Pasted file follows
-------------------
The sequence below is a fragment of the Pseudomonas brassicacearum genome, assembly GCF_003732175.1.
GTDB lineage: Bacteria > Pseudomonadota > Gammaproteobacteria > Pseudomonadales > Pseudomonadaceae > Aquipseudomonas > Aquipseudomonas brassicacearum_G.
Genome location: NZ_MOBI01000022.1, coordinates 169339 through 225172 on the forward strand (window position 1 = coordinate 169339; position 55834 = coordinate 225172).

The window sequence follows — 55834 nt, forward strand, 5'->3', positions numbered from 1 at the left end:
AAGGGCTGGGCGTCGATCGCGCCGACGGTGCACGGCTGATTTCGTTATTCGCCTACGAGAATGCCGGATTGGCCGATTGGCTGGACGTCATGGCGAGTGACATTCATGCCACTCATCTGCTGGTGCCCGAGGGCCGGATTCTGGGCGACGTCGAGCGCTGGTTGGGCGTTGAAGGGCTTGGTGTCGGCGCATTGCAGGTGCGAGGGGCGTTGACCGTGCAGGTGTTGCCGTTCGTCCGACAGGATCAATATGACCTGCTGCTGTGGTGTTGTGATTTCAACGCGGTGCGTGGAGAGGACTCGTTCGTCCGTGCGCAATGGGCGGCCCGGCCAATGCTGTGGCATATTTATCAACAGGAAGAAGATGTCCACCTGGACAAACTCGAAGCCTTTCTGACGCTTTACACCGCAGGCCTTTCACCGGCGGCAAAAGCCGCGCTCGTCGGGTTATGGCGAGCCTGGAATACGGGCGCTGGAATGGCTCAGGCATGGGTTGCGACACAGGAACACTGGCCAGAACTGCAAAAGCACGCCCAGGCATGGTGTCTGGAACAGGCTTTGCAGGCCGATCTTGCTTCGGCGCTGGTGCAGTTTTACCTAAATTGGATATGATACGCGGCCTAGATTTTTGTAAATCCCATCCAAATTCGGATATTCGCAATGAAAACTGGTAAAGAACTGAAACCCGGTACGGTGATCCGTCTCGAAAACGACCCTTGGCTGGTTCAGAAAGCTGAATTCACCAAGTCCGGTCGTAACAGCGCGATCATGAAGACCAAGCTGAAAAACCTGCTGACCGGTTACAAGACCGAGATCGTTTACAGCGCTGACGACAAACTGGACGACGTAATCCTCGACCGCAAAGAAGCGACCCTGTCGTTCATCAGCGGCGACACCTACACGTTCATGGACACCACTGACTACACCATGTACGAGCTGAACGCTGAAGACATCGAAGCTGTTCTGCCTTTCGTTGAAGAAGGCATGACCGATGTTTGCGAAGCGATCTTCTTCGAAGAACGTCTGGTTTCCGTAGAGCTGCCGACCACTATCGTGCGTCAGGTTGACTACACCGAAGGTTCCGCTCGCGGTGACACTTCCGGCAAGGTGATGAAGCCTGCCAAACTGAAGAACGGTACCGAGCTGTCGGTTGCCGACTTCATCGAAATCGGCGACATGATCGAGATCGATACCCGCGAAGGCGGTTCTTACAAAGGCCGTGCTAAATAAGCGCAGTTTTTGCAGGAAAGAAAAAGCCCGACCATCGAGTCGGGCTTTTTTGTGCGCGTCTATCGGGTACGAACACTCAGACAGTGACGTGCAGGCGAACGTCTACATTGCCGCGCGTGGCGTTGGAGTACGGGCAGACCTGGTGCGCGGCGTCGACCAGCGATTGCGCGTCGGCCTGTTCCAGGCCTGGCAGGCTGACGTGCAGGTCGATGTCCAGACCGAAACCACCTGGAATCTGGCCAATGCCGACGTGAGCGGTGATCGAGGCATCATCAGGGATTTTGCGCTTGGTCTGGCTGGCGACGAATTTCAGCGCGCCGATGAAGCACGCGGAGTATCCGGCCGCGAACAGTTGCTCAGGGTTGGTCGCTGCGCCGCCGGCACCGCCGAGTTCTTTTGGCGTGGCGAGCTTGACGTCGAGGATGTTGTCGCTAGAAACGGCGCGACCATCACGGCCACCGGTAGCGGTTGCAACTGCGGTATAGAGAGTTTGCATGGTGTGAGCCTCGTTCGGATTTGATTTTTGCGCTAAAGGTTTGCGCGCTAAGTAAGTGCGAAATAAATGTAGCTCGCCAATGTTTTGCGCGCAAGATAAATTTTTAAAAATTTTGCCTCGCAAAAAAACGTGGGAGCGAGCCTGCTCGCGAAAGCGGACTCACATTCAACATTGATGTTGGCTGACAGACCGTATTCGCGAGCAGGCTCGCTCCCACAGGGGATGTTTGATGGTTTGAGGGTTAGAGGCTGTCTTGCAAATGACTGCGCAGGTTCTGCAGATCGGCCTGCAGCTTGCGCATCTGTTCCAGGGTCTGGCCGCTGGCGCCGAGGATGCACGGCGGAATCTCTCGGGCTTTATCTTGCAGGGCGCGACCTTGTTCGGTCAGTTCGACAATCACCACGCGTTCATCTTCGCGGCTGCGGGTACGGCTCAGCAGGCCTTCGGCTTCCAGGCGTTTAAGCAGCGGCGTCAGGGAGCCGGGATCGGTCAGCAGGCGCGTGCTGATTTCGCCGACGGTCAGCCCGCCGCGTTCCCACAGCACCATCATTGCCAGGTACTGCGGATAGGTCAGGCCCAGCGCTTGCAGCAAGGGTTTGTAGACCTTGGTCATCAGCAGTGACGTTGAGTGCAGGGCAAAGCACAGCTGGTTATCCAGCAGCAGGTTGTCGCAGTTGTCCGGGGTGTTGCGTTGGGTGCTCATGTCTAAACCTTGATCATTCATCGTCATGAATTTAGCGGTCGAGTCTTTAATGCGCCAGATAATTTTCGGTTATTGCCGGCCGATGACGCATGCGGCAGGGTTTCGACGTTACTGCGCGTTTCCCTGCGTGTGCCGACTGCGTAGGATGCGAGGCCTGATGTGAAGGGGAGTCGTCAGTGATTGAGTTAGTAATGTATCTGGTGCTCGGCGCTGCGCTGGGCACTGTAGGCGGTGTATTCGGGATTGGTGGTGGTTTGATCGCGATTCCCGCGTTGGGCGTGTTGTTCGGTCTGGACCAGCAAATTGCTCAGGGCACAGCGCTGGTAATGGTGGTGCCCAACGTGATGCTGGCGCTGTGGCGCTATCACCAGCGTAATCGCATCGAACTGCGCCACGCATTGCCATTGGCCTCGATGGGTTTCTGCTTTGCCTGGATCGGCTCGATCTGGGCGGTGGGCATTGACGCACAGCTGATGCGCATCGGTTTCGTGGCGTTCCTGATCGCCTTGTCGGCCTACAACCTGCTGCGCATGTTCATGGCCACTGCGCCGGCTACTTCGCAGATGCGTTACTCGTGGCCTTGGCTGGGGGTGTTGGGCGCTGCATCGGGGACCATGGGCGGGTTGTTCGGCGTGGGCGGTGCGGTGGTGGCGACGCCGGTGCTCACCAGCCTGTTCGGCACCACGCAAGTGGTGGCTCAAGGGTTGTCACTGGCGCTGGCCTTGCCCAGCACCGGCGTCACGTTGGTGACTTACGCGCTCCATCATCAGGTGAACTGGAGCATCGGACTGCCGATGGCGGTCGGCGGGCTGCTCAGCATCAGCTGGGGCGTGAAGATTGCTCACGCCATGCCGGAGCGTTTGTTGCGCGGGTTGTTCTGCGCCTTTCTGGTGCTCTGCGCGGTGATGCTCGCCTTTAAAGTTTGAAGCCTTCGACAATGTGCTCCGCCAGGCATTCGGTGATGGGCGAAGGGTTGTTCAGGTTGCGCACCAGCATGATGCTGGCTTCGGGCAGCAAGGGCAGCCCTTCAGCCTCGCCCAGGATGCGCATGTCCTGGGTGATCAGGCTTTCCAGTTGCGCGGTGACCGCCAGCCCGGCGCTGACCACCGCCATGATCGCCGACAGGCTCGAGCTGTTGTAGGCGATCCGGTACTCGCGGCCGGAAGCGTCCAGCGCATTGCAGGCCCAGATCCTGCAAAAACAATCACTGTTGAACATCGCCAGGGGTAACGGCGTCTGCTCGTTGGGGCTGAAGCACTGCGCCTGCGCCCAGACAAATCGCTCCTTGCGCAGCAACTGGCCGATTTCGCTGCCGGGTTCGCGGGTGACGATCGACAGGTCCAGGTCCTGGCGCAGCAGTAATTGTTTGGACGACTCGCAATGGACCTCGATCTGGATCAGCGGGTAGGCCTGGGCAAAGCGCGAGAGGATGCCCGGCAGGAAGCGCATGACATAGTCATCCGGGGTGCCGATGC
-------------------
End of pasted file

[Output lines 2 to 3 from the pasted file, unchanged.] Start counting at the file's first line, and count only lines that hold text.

GTDB lineage: Bacteria > Pseudomonadota > Gammaproteobacteria > Pseudomonadales > Pseudomonadaceae > Aquipseudomonas > Aquipseudomonas brassicacearum_G.
Genome location: NZ_MOBI01000022.1, coordinates 169339 through 225172 on the forward strand (window position 1 = coordinate 169339; position 55834 = coordinate 225172).